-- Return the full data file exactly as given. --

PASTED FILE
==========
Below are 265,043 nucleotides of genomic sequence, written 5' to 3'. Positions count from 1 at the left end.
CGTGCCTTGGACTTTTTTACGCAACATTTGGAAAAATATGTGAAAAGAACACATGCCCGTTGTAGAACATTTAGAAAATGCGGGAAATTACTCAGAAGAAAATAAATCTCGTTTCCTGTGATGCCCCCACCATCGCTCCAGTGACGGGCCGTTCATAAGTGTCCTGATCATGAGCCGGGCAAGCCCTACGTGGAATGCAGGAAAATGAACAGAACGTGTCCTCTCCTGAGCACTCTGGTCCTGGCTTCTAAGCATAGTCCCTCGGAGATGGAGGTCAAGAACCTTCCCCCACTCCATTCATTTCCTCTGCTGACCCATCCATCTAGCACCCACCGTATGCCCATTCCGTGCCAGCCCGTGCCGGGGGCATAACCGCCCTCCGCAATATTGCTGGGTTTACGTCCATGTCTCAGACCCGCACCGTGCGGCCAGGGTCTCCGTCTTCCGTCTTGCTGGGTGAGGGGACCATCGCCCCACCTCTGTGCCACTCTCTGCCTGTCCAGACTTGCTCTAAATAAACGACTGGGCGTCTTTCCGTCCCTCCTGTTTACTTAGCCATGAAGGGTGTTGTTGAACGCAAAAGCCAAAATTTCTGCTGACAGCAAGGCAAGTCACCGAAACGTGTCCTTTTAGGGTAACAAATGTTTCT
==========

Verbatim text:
Below are 265,043 nucleotides of genomic sequence, written 5' to 3'. Positions count from 1 at the left end.
CGTGCCTTGGACTTTTTTACGCAACATTTGGAAAAATATGTGAAAAGAACACATGCCCGTTGTAGAACATTTAGAAAATGCGGGAAATTACTCAGAAGAAAATAAATCTCGTTTCCTGTGATGCCCCCACCATCGCTCCAGTGACGGGCCGTTCATAAGTGTCCTGATCATGAGCCGGGCAAGCCCTACGTGGAATGCAGGAAAATGAACAGAACGTGTCCTCTCCTGAGCACTCTGGTCCTGGCTTCTAAGCATAGTCCCTCGGAGATGGAGGTCAAGAACCTTCCCCCACTCCATTCATTTCCTCTGCTGACCCATCCATCTAGCACCCACCGTATGCCCATTCCGTGCCAGCCCGTGCCGGGGGCATAACCGCCCTCCGCAATATTGCTGGGTTTACGTCCATGTCTCAGACCCGCACCGTGCGGCCAGGGTCTCCGTCTTCCGTCTTGCTGGGTGAGGGGACCATCGCCCCACCTCTGTGCCACTCTCTGCCTGTCCAGACTTGCTCTAAATAAACGACTGGGCGTCTTTCCGTCCCTCCTGTTTACTTAGCCATGAAGGGTGTTGTTGAACGCAAAAGCCAAAATTTCTGCTGACAGCAAGGCAAGTCACCGAAACGTGTCCTTTTAGGGTAACAAATGTTTCT